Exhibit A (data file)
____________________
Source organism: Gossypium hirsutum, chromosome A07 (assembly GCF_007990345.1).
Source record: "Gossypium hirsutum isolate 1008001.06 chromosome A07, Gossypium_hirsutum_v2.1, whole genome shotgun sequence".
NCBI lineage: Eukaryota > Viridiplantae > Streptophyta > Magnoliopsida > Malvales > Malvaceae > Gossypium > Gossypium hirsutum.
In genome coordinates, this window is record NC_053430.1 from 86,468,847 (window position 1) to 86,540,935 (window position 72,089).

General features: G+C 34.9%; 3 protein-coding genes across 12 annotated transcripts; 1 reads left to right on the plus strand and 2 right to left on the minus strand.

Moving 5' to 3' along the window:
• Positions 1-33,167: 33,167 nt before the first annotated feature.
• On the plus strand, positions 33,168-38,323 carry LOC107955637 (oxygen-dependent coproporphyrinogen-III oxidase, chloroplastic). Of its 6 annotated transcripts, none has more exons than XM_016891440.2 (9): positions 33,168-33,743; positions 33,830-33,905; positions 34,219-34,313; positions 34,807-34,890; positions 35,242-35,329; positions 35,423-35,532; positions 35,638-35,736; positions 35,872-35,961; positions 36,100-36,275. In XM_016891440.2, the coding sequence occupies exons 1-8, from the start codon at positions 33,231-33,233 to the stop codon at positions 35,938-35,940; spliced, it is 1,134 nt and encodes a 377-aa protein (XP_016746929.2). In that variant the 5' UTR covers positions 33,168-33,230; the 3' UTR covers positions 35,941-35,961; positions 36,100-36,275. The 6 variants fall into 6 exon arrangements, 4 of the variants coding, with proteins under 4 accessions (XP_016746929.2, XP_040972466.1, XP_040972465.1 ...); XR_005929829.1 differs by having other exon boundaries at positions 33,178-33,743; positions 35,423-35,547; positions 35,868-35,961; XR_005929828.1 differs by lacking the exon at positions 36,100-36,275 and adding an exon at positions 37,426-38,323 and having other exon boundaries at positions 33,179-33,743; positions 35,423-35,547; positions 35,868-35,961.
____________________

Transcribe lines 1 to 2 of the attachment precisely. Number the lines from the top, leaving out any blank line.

Source organism: Gossypium hirsutum, chromosome A07 (assembly GCF_007990345.1).
Source record: "Gossypium hirsutum isolate 1008001.06 chromosome A07, Gossypium_hirsutum_v2.1, whole genome shotgun sequence".